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This craggily beautiful land retains some lingering scars from the heartbreaking civil war in the 1990s. But today visitors will more likely remember Bosnia and Hercegovina for its deep, unassuming human warmth and for the intriguing East-meets-West atmosphere born of fascinatingly blended Ottoman and Austro-Hungarian histories.
Major drawcards are the reincarnated antique centres of Sarajevo and Mostar, where rebuilt historical buildings counterpoint fashionable bars and Wi-Fi–equipped cafes. Elsewhere Socialist-era architectural monstrosities are surprisingly rare blots on predominantly rural landscapes. Many Bosnian towns are lovably small, wrapped around medieval castles and surrounded by mountain ridges or cascading river canyons. Few places in Europe offer better rafting or such accessible, inexpensive skiing.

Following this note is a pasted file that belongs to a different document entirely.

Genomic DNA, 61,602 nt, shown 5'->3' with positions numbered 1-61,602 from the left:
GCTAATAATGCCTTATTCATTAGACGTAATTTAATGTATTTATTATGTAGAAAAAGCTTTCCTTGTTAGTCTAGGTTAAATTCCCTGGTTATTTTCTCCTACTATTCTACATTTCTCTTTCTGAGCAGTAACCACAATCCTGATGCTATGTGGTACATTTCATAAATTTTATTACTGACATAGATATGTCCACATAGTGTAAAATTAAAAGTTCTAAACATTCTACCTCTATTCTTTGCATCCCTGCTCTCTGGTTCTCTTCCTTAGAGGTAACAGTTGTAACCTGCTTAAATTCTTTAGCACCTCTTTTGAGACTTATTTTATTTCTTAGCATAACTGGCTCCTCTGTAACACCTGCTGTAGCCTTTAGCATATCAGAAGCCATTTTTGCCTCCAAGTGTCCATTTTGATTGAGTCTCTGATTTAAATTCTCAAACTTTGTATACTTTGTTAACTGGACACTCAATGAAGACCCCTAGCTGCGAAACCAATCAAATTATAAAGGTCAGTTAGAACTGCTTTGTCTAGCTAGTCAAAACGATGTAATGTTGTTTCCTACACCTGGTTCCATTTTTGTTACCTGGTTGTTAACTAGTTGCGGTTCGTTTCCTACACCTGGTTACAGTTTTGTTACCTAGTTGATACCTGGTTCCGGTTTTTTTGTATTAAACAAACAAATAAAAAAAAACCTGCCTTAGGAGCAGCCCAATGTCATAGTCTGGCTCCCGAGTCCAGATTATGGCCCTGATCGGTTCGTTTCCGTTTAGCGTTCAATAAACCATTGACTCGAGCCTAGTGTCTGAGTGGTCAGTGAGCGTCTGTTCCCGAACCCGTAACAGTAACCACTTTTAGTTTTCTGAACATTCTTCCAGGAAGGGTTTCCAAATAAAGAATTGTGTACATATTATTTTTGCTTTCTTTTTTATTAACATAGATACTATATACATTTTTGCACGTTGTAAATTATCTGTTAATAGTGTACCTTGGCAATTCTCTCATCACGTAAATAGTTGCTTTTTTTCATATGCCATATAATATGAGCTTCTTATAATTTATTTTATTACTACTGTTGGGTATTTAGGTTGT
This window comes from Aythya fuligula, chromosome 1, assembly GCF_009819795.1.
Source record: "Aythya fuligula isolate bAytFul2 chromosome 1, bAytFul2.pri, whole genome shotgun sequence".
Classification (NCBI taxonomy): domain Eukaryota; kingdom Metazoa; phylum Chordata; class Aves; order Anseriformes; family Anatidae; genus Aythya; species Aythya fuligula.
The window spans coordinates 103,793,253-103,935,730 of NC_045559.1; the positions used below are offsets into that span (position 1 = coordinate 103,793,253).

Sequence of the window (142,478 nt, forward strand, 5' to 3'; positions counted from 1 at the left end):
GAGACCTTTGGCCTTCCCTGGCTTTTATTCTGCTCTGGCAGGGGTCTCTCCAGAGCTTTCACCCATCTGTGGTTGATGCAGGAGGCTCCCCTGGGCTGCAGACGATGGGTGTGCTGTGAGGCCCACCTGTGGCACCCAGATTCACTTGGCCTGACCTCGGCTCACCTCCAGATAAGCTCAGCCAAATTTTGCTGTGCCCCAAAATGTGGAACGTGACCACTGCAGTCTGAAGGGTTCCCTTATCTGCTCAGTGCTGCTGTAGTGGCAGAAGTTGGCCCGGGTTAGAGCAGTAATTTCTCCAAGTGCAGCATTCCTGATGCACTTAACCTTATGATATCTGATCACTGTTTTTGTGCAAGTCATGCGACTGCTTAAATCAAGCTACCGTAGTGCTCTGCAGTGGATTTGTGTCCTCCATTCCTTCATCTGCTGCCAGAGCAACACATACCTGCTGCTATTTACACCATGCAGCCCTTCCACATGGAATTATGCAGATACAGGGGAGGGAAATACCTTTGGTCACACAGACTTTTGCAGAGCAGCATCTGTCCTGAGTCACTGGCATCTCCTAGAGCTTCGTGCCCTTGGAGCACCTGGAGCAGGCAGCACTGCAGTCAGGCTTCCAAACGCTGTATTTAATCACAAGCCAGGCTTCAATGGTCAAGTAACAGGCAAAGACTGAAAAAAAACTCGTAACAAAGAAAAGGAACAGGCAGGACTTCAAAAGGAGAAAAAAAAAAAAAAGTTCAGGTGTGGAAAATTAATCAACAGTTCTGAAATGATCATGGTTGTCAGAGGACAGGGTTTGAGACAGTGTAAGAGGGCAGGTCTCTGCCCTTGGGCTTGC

Bosnia and Herzegovina is one of the last undiscovered regions of the Southern Alps. Traveling across Bosnia and Herzegovina, it's impossible not to fall in love with the landscape. Vast tracks of wild and untouched nature make it an ideal holiday destination for adventurers and nature lovers alike.
Sarajevo is the capital and largest city of Bosnia and Herzegovina, with an estimated population of 291,422. Nestled within the greater Sarajevo valley of Bosnia, it is surrounded by the Dinaric Alps and situated along the Miljacka River in the heart of Southeastern Europe and the Balkans. Sarajevo is the leading political, social and cultural center of Bosnia and Herzegovina, and its region-wide influence in politics, education, entertainment, media, fashion, science, and the arts contribute to its status as Bosnia and Herzegovina's biggest and most important economic center.